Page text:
Well, none exists at the moment. But it would certainly be possible to split the job among 50 smaller state agencies, each of which would likely be more efficient than the single nation entity, and from there break it down to municipalities, and once you're at that level there's no reason it couldn't be done privately.

    It's very difficult - if not impossible - to get an organization that has no profit motive to work as well as one that does depend on profit. And, of course, bigger means less efficient. After having thought about it for a couple of days, I can't come up with even a single example. The example of the IRS is somewhat non-germane, because there is (as you pointed out) no private counterpart. But let's not forget the original argument: the US govt vs. BP.
     
  13. RpH

    RpH I'm actually educated

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    This shouldn't be politicized, but Obama could have removed several barriers that were in place to allow more machinery and outside assistance. He also has no empathy, but that is just him. As stupid as this sounds, FEMA could do as good of a job as BP.
     
  14. Superwombat

    Superwombat Member

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    Your proposal re: the IRS is interesting. I'll think about it this week. But back to United States v. BP. It will be very interesting to see how the Office of Legal Counsel justifies the move by the President to force BP to create an escrow account for tort victims. I doubt John Yoo even had that kind of ingenuity.

    http://www.nytimes.com/2010/06/14/us/14spill.html?hp
     
  15. char-dawg

    char-dawg Mr. Observant

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    Reasoning?
     
  16. char-dawg

    char-dawg Mr. Observant

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    :shrug: Obama jumping on the latest thing to raise his sagging poll numbers. Doesn't surprise me, and honestly speaking I doubt that it will even require that much legal ingenuity, especially after he basically just ignored the law (and the sanctity of contracts) in the GM bond-holder thing.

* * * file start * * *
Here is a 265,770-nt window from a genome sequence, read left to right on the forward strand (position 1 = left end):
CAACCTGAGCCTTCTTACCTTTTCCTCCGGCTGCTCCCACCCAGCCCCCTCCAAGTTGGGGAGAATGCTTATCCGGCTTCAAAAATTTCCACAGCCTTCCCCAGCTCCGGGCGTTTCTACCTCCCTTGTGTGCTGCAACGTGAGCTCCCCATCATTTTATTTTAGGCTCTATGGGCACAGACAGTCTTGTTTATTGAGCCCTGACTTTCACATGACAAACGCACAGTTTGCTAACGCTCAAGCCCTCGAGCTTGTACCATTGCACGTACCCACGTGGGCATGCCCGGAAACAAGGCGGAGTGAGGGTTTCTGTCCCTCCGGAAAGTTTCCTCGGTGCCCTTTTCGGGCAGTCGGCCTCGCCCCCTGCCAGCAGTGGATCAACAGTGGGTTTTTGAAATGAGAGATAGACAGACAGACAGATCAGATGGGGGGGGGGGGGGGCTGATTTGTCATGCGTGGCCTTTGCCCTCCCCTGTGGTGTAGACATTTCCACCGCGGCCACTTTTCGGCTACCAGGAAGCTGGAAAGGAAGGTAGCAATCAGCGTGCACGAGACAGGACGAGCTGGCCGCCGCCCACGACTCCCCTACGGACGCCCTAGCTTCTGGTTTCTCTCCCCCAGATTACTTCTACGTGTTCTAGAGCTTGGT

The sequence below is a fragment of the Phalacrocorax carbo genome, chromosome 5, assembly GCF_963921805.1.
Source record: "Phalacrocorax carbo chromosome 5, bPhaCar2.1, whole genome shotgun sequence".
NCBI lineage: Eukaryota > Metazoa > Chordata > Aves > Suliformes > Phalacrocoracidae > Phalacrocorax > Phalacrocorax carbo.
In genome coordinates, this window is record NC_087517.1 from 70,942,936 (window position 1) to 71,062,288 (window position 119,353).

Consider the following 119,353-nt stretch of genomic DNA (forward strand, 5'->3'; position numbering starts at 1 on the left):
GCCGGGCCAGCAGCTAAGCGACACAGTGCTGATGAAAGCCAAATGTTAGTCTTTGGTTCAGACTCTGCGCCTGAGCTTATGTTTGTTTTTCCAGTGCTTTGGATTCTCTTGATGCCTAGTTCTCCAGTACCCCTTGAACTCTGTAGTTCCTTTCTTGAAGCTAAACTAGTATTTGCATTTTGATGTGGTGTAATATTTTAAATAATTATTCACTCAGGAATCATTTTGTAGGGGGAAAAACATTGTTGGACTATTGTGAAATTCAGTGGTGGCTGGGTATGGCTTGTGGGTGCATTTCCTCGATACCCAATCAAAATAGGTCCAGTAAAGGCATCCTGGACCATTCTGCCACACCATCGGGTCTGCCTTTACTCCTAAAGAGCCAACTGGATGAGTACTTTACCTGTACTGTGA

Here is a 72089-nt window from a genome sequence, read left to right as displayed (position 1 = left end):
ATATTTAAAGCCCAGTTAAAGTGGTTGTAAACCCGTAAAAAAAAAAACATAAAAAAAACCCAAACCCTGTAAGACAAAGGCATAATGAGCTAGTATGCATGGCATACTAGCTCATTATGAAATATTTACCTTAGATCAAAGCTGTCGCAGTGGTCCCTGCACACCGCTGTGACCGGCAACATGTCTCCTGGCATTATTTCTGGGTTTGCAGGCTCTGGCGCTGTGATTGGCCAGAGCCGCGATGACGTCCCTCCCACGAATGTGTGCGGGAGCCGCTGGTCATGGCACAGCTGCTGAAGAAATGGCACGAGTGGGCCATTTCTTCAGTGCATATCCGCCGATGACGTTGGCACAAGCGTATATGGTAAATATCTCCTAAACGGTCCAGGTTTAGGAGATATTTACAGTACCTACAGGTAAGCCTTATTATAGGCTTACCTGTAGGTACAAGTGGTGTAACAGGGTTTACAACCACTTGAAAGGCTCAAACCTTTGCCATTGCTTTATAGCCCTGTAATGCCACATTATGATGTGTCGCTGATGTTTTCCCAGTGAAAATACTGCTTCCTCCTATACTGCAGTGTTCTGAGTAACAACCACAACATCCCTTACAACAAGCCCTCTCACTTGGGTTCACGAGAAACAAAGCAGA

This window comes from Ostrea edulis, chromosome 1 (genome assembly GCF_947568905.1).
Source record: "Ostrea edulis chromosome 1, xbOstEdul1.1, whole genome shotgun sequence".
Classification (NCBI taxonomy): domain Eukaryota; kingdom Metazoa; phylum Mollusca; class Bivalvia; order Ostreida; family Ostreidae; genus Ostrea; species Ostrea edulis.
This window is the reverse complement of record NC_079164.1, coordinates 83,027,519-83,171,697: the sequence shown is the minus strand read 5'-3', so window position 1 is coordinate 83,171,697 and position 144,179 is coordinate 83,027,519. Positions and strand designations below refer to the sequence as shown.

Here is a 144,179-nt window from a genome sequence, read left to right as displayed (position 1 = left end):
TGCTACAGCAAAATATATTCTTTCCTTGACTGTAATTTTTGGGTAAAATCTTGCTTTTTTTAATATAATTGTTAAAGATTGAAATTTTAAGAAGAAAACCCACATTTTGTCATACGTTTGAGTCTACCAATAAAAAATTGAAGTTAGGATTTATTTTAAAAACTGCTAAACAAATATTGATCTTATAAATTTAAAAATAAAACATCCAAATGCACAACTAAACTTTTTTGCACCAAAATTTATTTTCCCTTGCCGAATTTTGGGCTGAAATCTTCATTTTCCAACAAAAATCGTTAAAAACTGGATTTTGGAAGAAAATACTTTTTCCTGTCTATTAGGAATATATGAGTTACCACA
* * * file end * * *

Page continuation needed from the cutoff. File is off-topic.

17. RpH

    RpH I'm actually educated

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    FEMA is the biggest group of f'ups ever, but BP hasn't done anything to get results in 2 months. Please tell me they had contingency plans.
     
  18. Superwombat

    Superwombat Member

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    I'm not sure he cares as much about poll numbers right now as he does about making sure citizens and companies injured by the spill are ultimately compensated for their losses. In regard to the escrow account, I don't know what law you are referencing when you mention GM or why it is relevant in this instance.
     
  19. Superwombat

    Superwombat Member

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    Even if FEMA could do a better job than BP, cleaning up the oil spill is outside the ambit of FEMA's statutory mandate. They only respond to major natural disasters. But I share what I think is your exasperation at the utterly stupefying incompetence on display the last two months.
     
  20. char-dawg

    char-dawg Mr. Observant

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    Obama (and, to be fair, every other President) has had it within his power to make increased safety precautions mandatory instead of optional. It wasn't on his agenda at all until this happened, so I'm a little skeptical about his motivations now.

    There's no direct legal relevance; I'm just saying that when the govt took over GM Obama made it very clear that the (unionized) auto workers who voted for him were going to get a reasonably large chunk of money out of the company (I think the union owns something like 17% of GM now, at virtually no cost to itself) while the people who had put up money to keep GM afloat via purchasing the company's bonds, and who legally were the primary lien-holders on any bankruptcy recovery, were more or less left out in the cold. They got a pittance compared to what they almost certainly would have gotten in any normal bankruptcy proceeding, whereas the union folks, who legally were entitled to almost nothing (like, say, regular stock holders) got quite a lot.

    So the general relevance is this: Obama completely ignored the law in GM's case; it's no great stretch to say that he'll ignore it with BP as well if it suits his purposes.